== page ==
Laithwaites Premiere Tasting – November 2016

As December is fast approaching, it’s high time for a quick run-down of the November offerings from the Laithwaites Premiere scheme.

black-stump-chard

The Black Stump Chardonnay/Pinot Grigio 2016, SE Australia, 12.5%, £9.49

The Black Stump Shiraz is very familiar to me and also probably to the majority of Laithwaites customers as it remains ever-present in many mixed cases and is always at the top of their bestsellers lists.  What remains a lesser known quantity to me is their white offering – a Chardonnay/Pinot Grigio blend.

Plantings of Pinot Grigio are still a rare thing to find in Australia and comprises a solid 35% of the blend here.  The name ‘Black Stump’ comes from a mythical place in the Australian outback to which locals would remark that a quality product was “the best thing this side of the black stump”.

We have a different saying here in England, so let’s see if this wine is indeed the best thing since sliced bread!

The lemon colour in the glass sparkles with a lovely golden and warming hue.  On the nose there is a broad range of aromas to pick up, a veritable compote of the warming ripened summer fruits promised by the golden colouring.

There’s touches of apricots, peach, yellow melon and pineapple, and I can also detect the green fleshiness of apple.  Visible tears (another hint towards the well ripened fruits and sugars) rounds out the full appearance of the wine.

On the palate this is a ripe and citrus forward wine, with the freshness, grassiness and florality from the Pinot Grigio working with the weight and butter creaminess from the Chardonnay.  Alongside the notable citrus you again get the full sensation of the tropical golden fruits.  A good gloopy mouth-filling weight pairs well with the lovely tangy acid that runs throughout.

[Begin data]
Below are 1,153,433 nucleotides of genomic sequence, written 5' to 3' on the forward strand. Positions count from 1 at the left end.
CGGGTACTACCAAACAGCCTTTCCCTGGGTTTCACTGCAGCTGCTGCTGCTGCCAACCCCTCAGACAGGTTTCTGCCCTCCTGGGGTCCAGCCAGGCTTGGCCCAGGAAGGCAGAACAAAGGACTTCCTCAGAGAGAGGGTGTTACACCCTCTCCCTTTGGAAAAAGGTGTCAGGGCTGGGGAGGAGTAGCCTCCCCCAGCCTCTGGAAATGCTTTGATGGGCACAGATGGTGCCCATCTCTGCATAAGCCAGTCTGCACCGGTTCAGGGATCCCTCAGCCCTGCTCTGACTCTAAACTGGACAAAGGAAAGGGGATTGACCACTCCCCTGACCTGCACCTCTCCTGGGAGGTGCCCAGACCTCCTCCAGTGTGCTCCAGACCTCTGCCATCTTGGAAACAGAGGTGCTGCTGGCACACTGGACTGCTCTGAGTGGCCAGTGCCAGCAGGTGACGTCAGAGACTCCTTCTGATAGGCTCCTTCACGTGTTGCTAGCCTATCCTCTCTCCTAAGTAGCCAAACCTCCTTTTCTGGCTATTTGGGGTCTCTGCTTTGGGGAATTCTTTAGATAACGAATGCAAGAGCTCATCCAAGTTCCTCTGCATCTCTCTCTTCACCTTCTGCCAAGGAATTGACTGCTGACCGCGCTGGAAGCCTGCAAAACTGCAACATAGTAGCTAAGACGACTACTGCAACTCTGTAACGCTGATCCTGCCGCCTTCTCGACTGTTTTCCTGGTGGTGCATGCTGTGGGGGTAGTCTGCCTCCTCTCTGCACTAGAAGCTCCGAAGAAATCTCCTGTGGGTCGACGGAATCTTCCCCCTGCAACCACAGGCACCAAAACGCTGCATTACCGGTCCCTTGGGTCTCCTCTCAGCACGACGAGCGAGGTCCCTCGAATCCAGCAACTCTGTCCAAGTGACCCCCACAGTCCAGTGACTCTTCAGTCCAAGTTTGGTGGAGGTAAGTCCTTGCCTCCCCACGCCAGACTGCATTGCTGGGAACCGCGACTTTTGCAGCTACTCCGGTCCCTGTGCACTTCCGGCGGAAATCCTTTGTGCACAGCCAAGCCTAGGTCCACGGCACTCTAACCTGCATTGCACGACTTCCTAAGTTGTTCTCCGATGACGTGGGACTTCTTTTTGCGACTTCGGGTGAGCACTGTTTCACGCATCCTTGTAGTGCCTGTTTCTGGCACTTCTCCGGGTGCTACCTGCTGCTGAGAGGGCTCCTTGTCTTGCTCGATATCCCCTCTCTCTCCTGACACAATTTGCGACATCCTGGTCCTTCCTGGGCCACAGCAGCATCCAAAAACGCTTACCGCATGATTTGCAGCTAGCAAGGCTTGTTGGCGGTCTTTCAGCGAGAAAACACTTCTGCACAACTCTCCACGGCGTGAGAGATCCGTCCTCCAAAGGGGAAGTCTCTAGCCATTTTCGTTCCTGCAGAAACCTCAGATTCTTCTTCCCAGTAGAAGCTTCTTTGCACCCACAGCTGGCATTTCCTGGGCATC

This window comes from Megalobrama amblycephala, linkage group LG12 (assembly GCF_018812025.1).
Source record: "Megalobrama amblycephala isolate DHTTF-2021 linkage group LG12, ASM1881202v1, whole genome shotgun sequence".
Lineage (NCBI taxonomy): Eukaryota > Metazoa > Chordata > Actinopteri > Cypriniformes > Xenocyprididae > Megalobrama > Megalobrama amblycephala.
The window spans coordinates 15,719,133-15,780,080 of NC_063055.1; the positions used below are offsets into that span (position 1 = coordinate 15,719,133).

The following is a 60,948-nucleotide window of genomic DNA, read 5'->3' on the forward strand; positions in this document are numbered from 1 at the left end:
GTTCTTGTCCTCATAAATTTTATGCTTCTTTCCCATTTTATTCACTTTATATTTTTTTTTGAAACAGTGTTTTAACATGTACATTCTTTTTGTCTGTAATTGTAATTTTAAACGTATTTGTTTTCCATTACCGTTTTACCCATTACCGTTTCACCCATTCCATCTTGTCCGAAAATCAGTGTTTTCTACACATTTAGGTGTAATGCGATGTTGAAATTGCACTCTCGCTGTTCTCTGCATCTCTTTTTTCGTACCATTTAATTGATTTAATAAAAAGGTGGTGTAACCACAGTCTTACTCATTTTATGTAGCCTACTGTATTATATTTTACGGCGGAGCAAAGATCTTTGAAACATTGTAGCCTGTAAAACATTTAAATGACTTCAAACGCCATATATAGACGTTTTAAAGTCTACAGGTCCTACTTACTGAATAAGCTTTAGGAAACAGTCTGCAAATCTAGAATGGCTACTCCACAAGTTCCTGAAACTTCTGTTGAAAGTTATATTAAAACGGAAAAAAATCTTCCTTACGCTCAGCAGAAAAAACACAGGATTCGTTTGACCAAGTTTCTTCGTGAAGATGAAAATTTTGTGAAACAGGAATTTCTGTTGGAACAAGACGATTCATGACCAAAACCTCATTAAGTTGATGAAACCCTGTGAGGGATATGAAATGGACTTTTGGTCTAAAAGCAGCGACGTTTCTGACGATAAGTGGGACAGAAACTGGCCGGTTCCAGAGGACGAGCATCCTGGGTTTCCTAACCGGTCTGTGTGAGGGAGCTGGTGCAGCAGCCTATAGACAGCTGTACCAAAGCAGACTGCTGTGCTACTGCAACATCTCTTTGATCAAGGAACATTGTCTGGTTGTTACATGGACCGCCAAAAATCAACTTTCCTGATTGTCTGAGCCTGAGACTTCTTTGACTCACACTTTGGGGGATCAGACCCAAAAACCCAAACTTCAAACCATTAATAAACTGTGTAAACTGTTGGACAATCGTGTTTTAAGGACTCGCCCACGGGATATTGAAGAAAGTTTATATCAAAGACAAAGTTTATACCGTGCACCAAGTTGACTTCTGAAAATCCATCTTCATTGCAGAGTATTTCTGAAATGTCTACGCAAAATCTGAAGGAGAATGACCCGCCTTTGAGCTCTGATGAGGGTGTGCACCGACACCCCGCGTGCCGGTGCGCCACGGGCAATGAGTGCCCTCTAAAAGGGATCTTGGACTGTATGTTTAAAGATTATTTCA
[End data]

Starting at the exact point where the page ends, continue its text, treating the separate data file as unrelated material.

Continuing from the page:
A touch of spice on the finish hints to an underlying complexity and I think this wine will evolve nicely with a little further bottle ageing.  A good persistent finish, and a very nice wine.

Casa Rural 2012.JPG

Casa Rural 2012 (100% Tempranillo), Vino de la Tierra Castilla, Spain, 12.5%, £11.99

Castilla seems to be popping up a lot for me recently so I was very interested to see this bottle arrive.  Even as recently as 5 years ago La Mancha in central Spain was known as a seriously hot flat central plain good only for growing workhorse varieties, but here we are with a pure Tempranillo reminiscent of the Riojan style of the north.

Grown at high altitude to counteract the heat and aged for 6 months in American oak barrels to flesh out the palate, this wine is very interesting to view in the glass.  Most wines have a subtle difference between the central (core) part of the glass as opposed to the colour of the rim, but with this wine there was a wide distinction between the darker rim and cherry-light core.

On the nose there was light red cherry and redcurrants and a very defined florality.  Kicking off with fresh violets, this then added the vanilla from the oak ageing and moved on to the confection of liquorice.  Tertiary notes such as these are good indications of the ageing that has taken place.

For all of the power on the nose the actual body was, although medium, something of a lighter overall sensation and incredibly silky and smooth.   The blackcurrant fruits were packed to the brim and followed by the redcurrants and cherry, and perhaps even a touch of strawberry.  For all of the clean well ripened fruit this remained a light and airy wine, perfect for drinking on its own.